The activist group Queer Youth Space has finally found a space. After a multi-year campaign of plastering Capitol Hill with pink leaflets declaring that "We need Queer Youth Space" and hitting up every funder they could, the group posted a banner on its Facebook page declaring "the search is over."
Kyle Rapiñan, one of the group's directors, says they've signed a lease in June for a second-story suite at 911 East Pike, just off of Broadway. The rental is intended as a youth-run community center for LGBT folks under 21.
Before the doors officially open, Rapiñan says, the group must raise money to build a gender-neutral bathroom, counseling room, and performance space for artists. Rapiñan said he's not sure when the space will open for good. That said, there's an open-house preview planned for this Friday. Another complication: From the outside, it seems that one needs to be buzzed in or let in at the door by a tenant (Rapiñan didn't have details on how access would work).
The Seattle City Council awarded the group a $100,000 grant in June 2010. But many spaces hadn't worked out. "We looked at and negotiated with managers of 10 or 11 spaces," said Rapiñan, "and each had a different reason as to why it wouldn't work." First, the group had to find a space within their budget; the city and the Queer Youth Space board required the space be wheelchair accessible; and several of their partners dropped out.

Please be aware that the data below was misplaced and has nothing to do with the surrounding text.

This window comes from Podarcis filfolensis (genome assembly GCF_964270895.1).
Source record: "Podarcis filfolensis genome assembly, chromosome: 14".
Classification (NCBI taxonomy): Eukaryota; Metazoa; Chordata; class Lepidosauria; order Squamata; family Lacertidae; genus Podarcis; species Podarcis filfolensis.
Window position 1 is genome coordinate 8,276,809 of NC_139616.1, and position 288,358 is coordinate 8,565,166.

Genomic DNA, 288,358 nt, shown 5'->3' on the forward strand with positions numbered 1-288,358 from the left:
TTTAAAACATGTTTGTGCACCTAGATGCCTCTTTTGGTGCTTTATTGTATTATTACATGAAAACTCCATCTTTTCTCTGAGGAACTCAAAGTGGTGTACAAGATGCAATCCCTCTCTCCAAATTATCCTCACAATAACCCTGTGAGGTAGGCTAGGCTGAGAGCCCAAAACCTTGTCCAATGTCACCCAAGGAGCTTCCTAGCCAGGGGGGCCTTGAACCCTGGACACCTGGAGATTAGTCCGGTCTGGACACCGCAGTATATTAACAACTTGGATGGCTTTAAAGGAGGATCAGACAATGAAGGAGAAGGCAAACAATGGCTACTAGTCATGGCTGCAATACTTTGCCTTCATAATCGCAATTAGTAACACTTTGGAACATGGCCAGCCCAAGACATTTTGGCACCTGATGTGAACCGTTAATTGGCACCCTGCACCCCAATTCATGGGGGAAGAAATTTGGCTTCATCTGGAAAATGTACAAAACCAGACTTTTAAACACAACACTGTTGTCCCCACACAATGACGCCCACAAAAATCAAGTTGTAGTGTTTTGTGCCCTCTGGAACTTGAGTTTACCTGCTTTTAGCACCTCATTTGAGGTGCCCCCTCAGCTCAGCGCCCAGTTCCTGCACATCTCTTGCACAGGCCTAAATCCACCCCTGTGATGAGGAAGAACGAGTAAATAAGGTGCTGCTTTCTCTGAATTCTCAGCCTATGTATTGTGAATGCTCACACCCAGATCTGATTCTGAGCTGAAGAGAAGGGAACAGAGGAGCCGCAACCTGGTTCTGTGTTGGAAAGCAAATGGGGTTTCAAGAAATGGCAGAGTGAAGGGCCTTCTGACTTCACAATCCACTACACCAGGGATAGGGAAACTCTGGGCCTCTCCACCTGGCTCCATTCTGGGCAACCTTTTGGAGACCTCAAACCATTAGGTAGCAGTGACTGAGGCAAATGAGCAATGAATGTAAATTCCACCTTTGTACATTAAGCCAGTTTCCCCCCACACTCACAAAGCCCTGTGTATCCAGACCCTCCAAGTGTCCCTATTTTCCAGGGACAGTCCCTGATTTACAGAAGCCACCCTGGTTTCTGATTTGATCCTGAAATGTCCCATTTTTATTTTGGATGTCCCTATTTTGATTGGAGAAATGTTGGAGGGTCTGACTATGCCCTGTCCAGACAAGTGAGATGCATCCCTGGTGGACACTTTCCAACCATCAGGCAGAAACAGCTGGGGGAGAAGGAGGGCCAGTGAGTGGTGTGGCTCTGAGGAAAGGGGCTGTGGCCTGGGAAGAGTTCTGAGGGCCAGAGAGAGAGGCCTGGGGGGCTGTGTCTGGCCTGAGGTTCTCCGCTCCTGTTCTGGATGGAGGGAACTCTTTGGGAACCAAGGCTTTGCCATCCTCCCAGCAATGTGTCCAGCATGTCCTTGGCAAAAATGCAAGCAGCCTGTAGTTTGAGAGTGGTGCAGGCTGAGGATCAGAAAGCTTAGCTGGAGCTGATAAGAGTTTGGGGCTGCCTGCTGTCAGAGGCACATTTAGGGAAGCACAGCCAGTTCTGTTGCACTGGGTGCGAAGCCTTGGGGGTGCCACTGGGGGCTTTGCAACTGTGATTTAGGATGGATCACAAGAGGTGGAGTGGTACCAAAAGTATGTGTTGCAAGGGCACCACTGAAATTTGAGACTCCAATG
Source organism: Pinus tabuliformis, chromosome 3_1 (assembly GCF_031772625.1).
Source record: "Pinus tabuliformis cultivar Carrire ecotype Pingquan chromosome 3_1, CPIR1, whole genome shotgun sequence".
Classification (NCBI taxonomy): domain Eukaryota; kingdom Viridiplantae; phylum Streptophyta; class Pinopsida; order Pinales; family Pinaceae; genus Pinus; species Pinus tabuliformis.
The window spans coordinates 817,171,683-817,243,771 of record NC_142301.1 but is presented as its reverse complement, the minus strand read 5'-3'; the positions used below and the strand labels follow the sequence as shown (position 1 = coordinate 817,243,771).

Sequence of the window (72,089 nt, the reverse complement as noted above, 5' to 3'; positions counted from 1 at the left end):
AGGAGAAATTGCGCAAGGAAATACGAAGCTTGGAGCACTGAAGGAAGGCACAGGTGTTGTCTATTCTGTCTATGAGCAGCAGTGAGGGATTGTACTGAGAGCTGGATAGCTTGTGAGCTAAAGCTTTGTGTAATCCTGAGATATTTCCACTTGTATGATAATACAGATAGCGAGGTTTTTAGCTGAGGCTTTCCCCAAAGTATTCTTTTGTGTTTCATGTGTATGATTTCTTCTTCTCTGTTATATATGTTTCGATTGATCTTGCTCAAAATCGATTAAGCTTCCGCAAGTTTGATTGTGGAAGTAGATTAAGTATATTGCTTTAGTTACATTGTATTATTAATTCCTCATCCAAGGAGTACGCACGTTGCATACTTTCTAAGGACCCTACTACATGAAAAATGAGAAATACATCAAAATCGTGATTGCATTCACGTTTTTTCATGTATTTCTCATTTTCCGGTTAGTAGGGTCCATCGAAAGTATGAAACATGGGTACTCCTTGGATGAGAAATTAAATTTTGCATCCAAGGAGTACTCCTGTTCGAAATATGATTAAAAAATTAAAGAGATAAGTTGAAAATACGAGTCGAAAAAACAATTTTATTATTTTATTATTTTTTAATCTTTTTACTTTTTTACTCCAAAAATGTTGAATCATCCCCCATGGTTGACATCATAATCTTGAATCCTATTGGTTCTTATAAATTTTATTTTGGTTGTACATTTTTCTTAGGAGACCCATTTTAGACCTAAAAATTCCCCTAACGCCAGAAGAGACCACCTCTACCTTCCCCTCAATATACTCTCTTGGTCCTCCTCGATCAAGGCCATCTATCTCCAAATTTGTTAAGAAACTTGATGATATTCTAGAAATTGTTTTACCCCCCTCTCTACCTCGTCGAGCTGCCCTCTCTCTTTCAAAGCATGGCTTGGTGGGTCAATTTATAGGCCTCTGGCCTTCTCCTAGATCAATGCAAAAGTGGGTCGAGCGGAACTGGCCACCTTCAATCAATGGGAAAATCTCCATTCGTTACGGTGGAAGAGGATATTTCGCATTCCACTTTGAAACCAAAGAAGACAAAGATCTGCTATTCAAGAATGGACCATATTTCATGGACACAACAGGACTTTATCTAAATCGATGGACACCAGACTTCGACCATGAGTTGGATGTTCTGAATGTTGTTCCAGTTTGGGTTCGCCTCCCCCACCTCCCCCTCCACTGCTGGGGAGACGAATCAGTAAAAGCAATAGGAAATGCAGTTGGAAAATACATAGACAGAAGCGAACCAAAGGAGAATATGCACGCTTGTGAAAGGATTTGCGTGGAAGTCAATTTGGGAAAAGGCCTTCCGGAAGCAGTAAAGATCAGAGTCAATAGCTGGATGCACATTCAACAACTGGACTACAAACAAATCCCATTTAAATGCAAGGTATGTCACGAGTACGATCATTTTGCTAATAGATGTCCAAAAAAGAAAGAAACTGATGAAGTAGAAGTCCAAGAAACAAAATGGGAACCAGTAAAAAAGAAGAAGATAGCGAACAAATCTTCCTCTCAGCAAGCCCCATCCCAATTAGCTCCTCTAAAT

Rapiñan had also said the space couldn't be near a bar, which supposedly make the surrounding area unsafe and unhealthy. When I talked to him today about the newly leased location, he said the distance from bars "is not a concern" in the new space.
As it happens, the new space will be across the street from a bar, kitty corner from a nightclub packed with bars, and in a neighborhood stuffed with bars on every block.
Now that the lease is signed, the group has received the $100,000 Department of Neighborhoods matching grant to pay the lease, and Rapiñan said the city had been "very accommodating" throughout the process.